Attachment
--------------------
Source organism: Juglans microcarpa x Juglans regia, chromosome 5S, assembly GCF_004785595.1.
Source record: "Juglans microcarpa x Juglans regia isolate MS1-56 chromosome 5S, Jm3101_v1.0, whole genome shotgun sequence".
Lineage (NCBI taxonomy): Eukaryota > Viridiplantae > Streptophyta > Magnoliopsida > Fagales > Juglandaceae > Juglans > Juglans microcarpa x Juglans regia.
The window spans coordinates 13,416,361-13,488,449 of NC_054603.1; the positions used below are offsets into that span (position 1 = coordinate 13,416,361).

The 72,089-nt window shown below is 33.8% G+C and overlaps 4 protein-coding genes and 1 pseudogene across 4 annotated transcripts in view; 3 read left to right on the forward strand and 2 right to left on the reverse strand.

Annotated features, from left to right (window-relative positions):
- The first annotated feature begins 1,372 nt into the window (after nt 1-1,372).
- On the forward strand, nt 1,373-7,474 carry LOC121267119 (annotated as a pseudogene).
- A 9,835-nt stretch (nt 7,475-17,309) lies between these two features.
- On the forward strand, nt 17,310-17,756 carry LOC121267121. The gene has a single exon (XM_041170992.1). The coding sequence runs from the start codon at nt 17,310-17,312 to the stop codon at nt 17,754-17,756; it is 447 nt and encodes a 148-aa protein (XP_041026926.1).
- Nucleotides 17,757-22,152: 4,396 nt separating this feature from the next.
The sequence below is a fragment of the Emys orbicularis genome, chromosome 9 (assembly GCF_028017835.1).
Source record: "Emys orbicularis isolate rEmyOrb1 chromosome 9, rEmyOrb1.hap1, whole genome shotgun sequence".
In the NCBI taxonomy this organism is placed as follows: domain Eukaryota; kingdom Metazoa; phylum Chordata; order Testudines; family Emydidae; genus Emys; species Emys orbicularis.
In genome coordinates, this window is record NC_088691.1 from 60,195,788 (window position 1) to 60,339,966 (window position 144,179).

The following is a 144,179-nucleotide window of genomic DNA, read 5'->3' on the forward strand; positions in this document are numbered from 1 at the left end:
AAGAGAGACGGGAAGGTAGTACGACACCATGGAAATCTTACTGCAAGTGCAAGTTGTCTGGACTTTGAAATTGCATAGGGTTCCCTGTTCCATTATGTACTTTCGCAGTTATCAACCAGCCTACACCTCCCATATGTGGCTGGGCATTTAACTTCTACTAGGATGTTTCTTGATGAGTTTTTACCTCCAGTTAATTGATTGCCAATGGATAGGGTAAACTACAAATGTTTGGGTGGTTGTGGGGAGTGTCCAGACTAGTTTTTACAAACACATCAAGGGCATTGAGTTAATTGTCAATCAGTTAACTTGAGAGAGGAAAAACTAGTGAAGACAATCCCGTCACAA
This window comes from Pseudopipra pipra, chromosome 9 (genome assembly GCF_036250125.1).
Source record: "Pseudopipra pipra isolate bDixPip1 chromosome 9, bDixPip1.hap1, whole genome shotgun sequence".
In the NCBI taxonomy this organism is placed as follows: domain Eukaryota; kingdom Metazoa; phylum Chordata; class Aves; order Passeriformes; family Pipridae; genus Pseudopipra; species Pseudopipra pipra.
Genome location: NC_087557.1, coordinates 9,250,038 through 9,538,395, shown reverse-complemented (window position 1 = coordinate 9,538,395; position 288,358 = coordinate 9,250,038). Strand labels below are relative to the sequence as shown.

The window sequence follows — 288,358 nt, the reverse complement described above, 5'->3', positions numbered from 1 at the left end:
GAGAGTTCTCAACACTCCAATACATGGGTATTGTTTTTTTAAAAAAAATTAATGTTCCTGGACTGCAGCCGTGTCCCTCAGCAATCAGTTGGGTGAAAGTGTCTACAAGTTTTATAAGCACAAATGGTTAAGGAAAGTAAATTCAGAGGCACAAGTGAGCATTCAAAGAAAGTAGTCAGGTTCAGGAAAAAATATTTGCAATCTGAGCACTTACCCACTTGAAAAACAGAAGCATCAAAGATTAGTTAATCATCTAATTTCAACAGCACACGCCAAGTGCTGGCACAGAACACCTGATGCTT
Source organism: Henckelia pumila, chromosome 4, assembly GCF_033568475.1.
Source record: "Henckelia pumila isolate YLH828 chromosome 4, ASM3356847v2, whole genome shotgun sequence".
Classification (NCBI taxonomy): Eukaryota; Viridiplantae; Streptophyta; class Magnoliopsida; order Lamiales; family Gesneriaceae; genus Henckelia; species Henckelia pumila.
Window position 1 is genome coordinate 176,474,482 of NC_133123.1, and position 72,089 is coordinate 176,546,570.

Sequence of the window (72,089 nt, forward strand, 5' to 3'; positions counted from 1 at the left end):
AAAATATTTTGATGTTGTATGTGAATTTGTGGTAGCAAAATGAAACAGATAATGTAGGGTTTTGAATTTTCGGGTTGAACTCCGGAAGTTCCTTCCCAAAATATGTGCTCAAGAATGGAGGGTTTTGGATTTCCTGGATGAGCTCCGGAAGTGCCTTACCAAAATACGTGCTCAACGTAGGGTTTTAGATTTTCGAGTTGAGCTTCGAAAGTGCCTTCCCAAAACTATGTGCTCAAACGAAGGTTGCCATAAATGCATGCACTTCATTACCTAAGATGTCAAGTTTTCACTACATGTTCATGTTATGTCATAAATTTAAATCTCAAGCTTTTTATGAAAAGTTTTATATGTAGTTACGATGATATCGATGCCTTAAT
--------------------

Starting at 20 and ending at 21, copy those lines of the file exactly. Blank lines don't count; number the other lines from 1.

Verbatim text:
In the NCBI taxonomy this organism is placed as follows: domain Eukaryota; kingdom Metazoa; phylum Chordata; class Aves; order Passeriformes; family Pipridae; genus Pseudopipra; species Pseudopipra pipra.
Genome location: NC_087557.1, coordinates 9,250,038 through 9,538,395, shown reverse-complemented (window position 1 = coordinate 9,538,395; position 288,358 = coordinate 9,250,038). Strand labels below are relative to the sequence as shown.